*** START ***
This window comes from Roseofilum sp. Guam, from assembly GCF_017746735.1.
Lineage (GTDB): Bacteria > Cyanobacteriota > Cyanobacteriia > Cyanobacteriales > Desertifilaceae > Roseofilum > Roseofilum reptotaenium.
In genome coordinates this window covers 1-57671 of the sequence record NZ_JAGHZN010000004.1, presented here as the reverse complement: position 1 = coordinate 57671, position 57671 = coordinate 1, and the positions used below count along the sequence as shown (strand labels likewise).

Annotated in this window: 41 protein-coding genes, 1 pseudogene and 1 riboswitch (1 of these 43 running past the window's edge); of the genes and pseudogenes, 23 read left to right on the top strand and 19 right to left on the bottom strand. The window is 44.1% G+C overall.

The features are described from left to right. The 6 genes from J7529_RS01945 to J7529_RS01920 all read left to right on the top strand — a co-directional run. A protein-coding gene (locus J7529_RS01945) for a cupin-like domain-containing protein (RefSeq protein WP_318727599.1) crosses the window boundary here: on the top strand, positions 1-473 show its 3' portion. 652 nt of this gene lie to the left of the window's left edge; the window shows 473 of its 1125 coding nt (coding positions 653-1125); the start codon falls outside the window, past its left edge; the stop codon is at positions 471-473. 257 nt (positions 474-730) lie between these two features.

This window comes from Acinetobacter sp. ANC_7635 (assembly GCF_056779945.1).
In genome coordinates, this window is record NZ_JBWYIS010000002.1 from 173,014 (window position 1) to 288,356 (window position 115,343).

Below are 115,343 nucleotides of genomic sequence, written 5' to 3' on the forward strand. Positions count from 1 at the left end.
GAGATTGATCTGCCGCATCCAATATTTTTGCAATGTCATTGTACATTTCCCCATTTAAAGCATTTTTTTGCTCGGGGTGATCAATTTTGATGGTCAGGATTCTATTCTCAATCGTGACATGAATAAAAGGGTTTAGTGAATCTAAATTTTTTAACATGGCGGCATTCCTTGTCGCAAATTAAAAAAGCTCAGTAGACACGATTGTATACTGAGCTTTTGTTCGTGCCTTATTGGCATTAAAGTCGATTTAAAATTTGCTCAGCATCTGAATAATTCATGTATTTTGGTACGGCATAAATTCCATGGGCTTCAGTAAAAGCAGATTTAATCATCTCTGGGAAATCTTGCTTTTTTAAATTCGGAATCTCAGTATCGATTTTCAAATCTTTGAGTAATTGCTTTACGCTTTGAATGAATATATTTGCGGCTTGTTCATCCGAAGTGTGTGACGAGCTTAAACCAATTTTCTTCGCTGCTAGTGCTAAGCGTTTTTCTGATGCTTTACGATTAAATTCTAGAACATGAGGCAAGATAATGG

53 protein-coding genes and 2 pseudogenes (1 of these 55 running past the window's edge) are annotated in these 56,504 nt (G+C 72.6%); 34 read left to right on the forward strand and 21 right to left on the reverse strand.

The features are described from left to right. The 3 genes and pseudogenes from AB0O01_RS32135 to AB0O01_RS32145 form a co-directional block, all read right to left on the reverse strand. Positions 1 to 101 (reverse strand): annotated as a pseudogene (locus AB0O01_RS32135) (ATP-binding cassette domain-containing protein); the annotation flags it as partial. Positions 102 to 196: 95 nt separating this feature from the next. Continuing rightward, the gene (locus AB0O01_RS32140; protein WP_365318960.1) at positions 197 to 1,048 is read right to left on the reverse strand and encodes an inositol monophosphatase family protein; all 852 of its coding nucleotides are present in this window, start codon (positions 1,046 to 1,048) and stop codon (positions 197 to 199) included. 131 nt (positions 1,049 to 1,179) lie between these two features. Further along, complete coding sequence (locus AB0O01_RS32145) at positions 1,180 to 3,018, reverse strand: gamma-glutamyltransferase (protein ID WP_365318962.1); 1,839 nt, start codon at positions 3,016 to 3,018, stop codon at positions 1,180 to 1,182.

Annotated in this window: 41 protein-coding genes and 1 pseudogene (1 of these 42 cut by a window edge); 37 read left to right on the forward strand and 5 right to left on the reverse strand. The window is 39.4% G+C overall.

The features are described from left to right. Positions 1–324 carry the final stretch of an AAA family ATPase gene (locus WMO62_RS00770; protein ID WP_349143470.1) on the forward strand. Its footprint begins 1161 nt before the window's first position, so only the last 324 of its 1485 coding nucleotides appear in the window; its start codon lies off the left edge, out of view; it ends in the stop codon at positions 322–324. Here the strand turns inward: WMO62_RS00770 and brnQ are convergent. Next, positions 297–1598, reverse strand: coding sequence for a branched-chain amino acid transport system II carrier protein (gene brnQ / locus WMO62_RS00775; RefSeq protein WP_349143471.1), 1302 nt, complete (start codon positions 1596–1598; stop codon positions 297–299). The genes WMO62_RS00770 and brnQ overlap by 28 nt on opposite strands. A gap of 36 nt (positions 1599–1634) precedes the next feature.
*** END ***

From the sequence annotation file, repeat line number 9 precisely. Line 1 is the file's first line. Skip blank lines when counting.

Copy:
GAGATTGATCTGCCGCATCCAATATTTTTGCAATGTCATTGTACATTTCCCCATTTAAAGCATTTTTTTGCTCGGGGTGATCAATTTTGATGGTCAGGATTCTATTCTCAATCGTGACATGAATAAAAGGGTTTAGTGAATCTAAATTTTTTAACATGGCGGCATTCCTTGTCGCAAATTAAAAAAGCTCAGTAGACACGATTGTATACTGAGCTTTTGTTCGTGCCTTATTGGCATTAAAGTCGATTTAAAATTTGCTCAGCATCTGAATAATTCATGTATTTTGGTACGGCATAAATTCCATGGGCTTCAGTAAAAGCAGATTTAATCATCTCTGGGAAATCTTGCTTTTTTAAATTCGGAATCTCAGTATCGATTTTCAAATCTTTGAGTAATTGCTTTACGCTTTGAATGAATATATTTGCGGCTTGTTCATCCGAAGTGTGTGACGAGCTTAAACCAATTTTCTTCGCTGCTAGTGCTAAGCGTTTTTCTGATGCTTTACGATTAAATTCTAGAACATGAGGCAAGATAATGG